The world's most prominently branded financial institution is valued in the market as being substantially better than its peers. But some of its largest business lines -- particularly its huge credit card operation -- are lagging behind those of competitors. Citigroup didn't respond to requests for comment.
As a defense against a possible sudden switch in perceptions of Citi, some analysts and investors favor an interesting strategy: They advise staying away from the firm and investing instead in cheaper, and often more profitable, firms that do the same things.
"You can recreate Citi with separate companies with cheaper valuations," says Tom Brown, a manager of
Second Curve Capital
, a New York-based money-management firm and head of
, a Web publication dedicated to financial institutions. (Second Curve doesn't have any position in Citi stock.)
Citi of Hope
Illustrating the extra confidence in Citi's ability to turn out above-average profits, the firm's shares trade at more than 17 times 2000 earnings forecast by
First Call/Thomson Financial
, compared with 11.4 times for the
KBW Bank Index
, which tracks the nation's 24 largest banks. In addition, Citi's stock is up 67% since the beginning of 1999, while that index is down 8%.
But "Citi's valuation is baffling" if you look at its fundamental returns, says Jeff Miller, a manager on the
, a Villanova, Pa.-based financial-services hedge fund that has no position in Citi shares.
Investors believe that Citi is making itself invincible by exploiting its size and diversity of operations to reap cost savings and cross-selling opportunities. That said, it's asking a lot to expect Citi's weaknesses to go unnoticed forever. In this frequently schizoid market -- where stocks are loved one minute and hated the next -- it may not take much for the mindset to flip. The paeans we currently hear to Citi as the new model for global financial institutions could easily give way to vicious reminders of how Citicorp, because of its unwieldy mass, was brought to its knees in the early '90s.
Credit Where It's Due
Take Citi's North American credit card operation, the third-largest contributor to profits in 1999 and the biggest card operator in the country, with $74 billion in managed receivables. In the fourth quarter, this massive outfit made $325 million in net income, 11% higher than the year-earlier period's $275 million. Yet
, a sizable credit card company with a similar focus that trades at 15 times 2000 forecast earnings, increased net profits by 34% in the same period (with no helpful one-time boosts). In its card business Citi "is getting its clock cleaned by other players," Brown says.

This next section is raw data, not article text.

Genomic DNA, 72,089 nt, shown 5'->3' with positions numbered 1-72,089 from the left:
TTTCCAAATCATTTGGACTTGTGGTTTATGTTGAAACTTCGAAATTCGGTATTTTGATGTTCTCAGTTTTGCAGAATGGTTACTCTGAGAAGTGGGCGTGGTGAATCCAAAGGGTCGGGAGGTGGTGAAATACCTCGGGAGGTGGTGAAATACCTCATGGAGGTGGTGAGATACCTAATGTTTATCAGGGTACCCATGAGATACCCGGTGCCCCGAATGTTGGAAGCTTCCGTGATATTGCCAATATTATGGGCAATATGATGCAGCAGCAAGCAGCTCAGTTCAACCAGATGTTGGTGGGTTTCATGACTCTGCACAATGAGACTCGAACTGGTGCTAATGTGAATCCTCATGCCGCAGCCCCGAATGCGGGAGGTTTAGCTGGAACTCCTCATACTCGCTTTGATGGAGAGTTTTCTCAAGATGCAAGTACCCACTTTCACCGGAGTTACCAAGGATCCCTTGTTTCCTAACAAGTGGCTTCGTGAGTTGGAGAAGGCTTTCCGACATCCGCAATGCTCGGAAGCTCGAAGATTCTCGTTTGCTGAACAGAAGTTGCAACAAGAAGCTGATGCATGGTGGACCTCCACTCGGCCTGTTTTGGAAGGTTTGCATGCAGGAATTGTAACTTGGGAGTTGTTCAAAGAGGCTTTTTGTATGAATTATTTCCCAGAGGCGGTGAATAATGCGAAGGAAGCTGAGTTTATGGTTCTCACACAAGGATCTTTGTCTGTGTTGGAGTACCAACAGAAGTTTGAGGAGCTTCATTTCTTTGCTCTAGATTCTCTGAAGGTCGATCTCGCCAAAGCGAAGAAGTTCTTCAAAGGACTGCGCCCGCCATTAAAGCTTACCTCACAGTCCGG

Then there's the mortgage banking unit at Citi, which managed to chalk up a 9% rise in net income in 1999 vs. 1998. Meanwhile, the mortgage operation at
, which has a 2000 P/E ratio of 15, turned in a healthy 28% uptick in profits last year.
Salomon Smith Barney
, the investment bank that contributed a whopping 24% of Citi earnings in 1999, far more than any other unit, is no stellar performer. Going by its average sequential quarterly growth rate for 1999 profits (i.e., summing the three quarter-on-quarter increases or decreases in earnings during last year then dividing by three, in an effort to avoid using meaningless comparisons with 1998 numbers), Salomon earnings were growing at a 6.32% clip for 1999, far below the 9.85% growth at
, which trades at 15 times forecast 2000 profits.
Second Curve's Brown readily admits that some parts of Citi are strong, but says the above-market profitability in these units is watered down by the average or subpar businesses. "A conglomerate can diversify away its excess returns," he says.
Sean Ryan, analyst at White Plains, N.Y.-based
, a bank stock brokerage, says conglomerates have other weaknesses that may come to haunt Citi. (Byrne Ryan doesn't yet rate Citi and it doesn't do investment banking.)
Management may find it hard over time to have an impact throughout the business, he says. Even in these prosperous times, this may already be happening. Ryan wonders whether the end-1999 departure of Joseph Plumeri, Citi's head of direct sales and branch distribution, is an indication that top people are leaving because they feel they can't consistently make a big mark on Citi because of its size. Plumeri didn't return a call seeking comment.
"Conglomerates are like communism. They should work but they don't," Ryan concludes.